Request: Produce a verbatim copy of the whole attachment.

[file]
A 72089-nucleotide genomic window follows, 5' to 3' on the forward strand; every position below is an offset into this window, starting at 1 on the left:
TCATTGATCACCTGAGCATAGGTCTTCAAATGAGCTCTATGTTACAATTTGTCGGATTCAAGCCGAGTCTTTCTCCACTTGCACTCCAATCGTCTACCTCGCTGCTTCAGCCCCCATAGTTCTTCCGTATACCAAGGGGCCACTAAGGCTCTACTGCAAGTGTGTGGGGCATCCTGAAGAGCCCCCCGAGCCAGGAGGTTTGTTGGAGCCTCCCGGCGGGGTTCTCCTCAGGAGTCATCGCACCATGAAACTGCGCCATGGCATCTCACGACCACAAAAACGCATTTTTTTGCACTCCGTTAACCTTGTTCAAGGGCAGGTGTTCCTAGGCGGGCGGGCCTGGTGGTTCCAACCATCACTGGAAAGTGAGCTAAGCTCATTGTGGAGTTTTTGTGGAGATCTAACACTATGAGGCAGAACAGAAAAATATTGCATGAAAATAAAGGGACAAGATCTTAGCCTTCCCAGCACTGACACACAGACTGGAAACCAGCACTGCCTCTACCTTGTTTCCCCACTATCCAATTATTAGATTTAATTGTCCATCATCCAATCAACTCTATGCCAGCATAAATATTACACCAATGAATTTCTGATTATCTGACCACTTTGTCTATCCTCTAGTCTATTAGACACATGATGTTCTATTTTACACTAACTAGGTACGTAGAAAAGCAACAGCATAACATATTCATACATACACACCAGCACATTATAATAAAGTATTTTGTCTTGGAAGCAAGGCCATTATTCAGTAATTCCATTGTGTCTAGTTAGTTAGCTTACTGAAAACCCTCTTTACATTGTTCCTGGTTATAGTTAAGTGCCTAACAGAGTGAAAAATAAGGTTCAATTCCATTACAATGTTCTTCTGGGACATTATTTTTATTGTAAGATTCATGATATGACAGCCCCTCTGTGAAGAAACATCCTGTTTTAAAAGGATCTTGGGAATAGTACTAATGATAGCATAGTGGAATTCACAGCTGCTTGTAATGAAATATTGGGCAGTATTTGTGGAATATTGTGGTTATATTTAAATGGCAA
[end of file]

A 72089-nucleotide genomic window follows, 5' to 3' on the forward strand; every position below is an offset into this window, starting at 1 on the left:
TCATTGATCACCTGAGCATAGGTCTTCAAATGAGCTCTATGTTACAATTTGTCGGATTCAAGCCGAGTCTTTCTCCACTTGCACTCCAATCGTCTACCTCGCTGCTTCAGCCCCCATAGTTCTTCCGTATACCAAGGGGCCACTAAGGCTCTACTGCAAGTGTGTGGGGCATCCTGAAGAGCCCCCCGAGCCAGGAGGTTTGTTGGAGCCTCCCGGCGGGGTTCTCCTCAGGAGTCATCGCACCATGAAACTGCGCCATGGCATCTCACGACCACAAAAACGCATTTTTTTGCACTCCGTTAACCTTGTTCAAGGGCAGGTGTTCCTAGGCGGGCGGGCCTGGTGGTTCCAACCATCACTGGAAAGTGAGCTAAGCTCATTGTGGAGTTTTTGTGGAGATCTAACACTATGAGGCAGAACAGAAAAATATTGCATGAAAATAAAGGGACAAGATCTTAGCCTTCCCAGCACTGACACACAGACTGGAAACCAGCACTGCCTCTACCTTGTTTCCCCACTATCCAATTATTAGATTTAATTGTCCATCATCCAATCAACTCTATGCCAGCATAAATATTACACCAATGAATTTCTGATTATCTGACCACTTTGTCTATCCTCTAGTCTATTAGACACATGATGTTCTATTTTACACTAACTAGGTACGTAGAAAAGCAACAGCATAACATATTCATACATACACACCAGCACATTATAATAAAGTATTTTGTCTTGGAAGCAAGGCCATTATTCAGTAATTCCATTGTGTCTAGTTAGTTAGCTTACTGAAAACCCTCTTTACATTGTTCCTGGTTATAGTTAAGTGCCTAACAGAGTGAAAAATAAGGTTCAATTCCATTACAATGTTCTTCTGGGACATTATTTTTATTGTAAGATTCATGATATGACAGCCCCTCTGTGAAGAAACATCCTGTTTTAAAAGGATCTTGGGAATAGTACTAATGATAGCATAGTGGAATTCACAGCTGCTTGTAATGAAATATTGGGCAGTATTTGTGGAATATTGTGGTTATATTTAAATGGCAA